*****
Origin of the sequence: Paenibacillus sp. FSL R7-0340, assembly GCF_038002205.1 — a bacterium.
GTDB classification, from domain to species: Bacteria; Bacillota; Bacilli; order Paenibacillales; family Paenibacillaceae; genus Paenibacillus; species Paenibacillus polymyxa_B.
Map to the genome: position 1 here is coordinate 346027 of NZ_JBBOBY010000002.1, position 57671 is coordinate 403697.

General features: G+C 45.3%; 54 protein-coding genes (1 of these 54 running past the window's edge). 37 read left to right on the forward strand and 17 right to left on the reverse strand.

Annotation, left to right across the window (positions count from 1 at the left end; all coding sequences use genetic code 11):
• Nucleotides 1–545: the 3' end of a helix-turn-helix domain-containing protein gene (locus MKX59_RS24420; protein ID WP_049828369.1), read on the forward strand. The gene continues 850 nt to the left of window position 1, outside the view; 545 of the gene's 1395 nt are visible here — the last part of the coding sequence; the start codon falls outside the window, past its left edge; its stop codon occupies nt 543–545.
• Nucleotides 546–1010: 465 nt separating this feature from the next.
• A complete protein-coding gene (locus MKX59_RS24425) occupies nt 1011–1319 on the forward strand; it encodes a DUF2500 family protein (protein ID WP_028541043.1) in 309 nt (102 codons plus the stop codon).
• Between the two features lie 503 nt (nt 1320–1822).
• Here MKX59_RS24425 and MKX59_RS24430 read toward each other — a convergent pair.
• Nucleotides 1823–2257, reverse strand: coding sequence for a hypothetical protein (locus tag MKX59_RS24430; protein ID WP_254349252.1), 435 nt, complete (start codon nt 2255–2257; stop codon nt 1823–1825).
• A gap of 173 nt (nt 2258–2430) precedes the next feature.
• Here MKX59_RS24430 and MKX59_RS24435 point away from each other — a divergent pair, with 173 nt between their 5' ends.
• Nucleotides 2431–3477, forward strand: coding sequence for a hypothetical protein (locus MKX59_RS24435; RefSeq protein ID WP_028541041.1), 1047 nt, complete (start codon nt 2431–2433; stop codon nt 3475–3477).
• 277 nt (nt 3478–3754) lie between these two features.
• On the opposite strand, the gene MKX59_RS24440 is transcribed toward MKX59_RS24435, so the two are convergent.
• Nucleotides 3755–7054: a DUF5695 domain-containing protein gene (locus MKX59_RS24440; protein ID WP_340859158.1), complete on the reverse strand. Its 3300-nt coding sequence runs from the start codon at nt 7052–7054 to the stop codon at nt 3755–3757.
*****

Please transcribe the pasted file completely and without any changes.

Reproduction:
Origin of the sequence: Paenibacillus sp. FSL R7-0340, assembly GCF_038002205.1 — a bacterium.
GTDB classification, from domain to species: Bacteria; Bacillota; Bacilli; order Paenibacillales; family Paenibacillaceae; genus Paenibacillus; species Paenibacillus polymyxa_B.
Map to the genome: position 1 here is coordinate 346027 of NZ_JBBOBY010000002.1, position 57671 is coordinate 403697.

General features: G+C 45.3%; 54 protein-coding genes (1 of these 54 running past the window's edge). 37 read left to right on the forward strand and 17 right to left on the reverse strand.

Annotation, left to right across the window (positions count from 1 at the left end; all coding sequences use genetic code 11):
• Nucleotides 1–545: the 3' end of a helix-turn-helix domain-containing protein gene (locus MKX59_RS24420; protein ID WP_049828369.1), read on the forward strand. The gene continues 850 nt to the left of window position 1, outside the view; 545 of the gene's 1395 nt are visible here — the last part of the coding sequence; the start codon falls outside the window, past its left edge; its stop codon occupies nt 543–545.
• Nucleotides 546–1010: 465 nt separating this feature from the next.
• A complete protein-coding gene (locus MKX59_RS24425) occupies nt 1011–1319 on the forward strand; it encodes a DUF2500 family protein (protein ID WP_028541043.1) in 309 nt (102 codons plus the stop codon).
• Between the two features lie 503 nt (nt 1320–1822).
• Here MKX59_RS24425 and MKX59_RS24430 read toward each other — a convergent pair.
• Nucleotides 1823–2257, reverse strand: coding sequence for a hypothetical protein (locus tag MKX59_RS24430; protein ID WP_254349252.1), 435 nt, complete (start codon nt 2255–2257; stop codon nt 1823–1825).
• A gap of 173 nt (nt 2258–2430) precedes the next feature.
• Here MKX59_RS24430 and MKX59_RS24435 point away from each other — a divergent pair, with 173 nt between their 5' ends.
• Nucleotides 2431–3477, forward strand: coding sequence for a hypothetical protein (locus MKX59_RS24435; RefSeq protein ID WP_028541041.1), 1047 nt, complete (start codon nt 2431–2433; stop codon nt 3475–3477).
• 277 nt (nt 3478–3754) lie between these two features.
• On the opposite strand, the gene MKX59_RS24440 is transcribed toward MKX59_RS24435, so the two are convergent.
• Nucleotides 3755–7054: a DUF5695 domain-containing protein gene (locus MKX59_RS24440; protein ID WP_340859158.1), complete on the reverse strand. Its 3300-nt coding sequence runs from the start codon at nt 7052–7054 to the stop codon at nt 3755–3757.